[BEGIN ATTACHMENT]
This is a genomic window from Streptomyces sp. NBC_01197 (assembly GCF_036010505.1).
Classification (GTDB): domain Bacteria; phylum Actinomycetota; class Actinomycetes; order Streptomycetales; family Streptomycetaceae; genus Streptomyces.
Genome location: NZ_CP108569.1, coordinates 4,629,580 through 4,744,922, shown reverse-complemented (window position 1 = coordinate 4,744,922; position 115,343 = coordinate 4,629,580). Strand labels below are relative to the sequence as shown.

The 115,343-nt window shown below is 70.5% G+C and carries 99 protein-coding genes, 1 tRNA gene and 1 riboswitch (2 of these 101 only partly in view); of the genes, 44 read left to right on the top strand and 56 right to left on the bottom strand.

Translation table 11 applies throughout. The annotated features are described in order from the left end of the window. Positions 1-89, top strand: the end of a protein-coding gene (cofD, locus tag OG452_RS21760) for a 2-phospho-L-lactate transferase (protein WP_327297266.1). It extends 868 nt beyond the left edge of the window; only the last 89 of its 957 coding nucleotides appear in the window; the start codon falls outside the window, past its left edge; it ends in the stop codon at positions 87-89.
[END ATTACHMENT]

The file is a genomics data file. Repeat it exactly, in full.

This is a genomic window from Streptomyces sp. NBC_01197 (assembly GCF_036010505.1).
Classification (GTDB): domain Bacteria; phylum Actinomycetota; class Actinomycetes; order Streptomycetales; family Streptomycetaceae; genus Streptomyces.
Genome location: NZ_CP108569.1, coordinates 4,629,580 through 4,744,922, shown reverse-complemented (window position 1 = coordinate 4,744,922; position 115,343 = coordinate 4,629,580). Strand labels below are relative to the sequence as shown.

The 115,343-nt window shown below is 70.5% G+C and carries 99 protein-coding genes, 1 tRNA gene and 1 riboswitch (2 of these 101 only partly in view); of the genes, 44 read left to right on the top strand and 56 right to left on the bottom strand.

Translation table 11 applies throughout. The annotated features are described in order from the left end of the window. Positions 1-89, top strand: the end of a protein-coding gene (cofD, locus tag OG452_RS21760) for a 2-phospho-L-lactate transferase (protein WP_327297266.1). It extends 868 nt beyond the left edge of the window; only the last 89 of its 957 coding nucleotides appear in the window; the start codon falls outside the window, past its left edge; it ends in the stop codon at positions 87-89.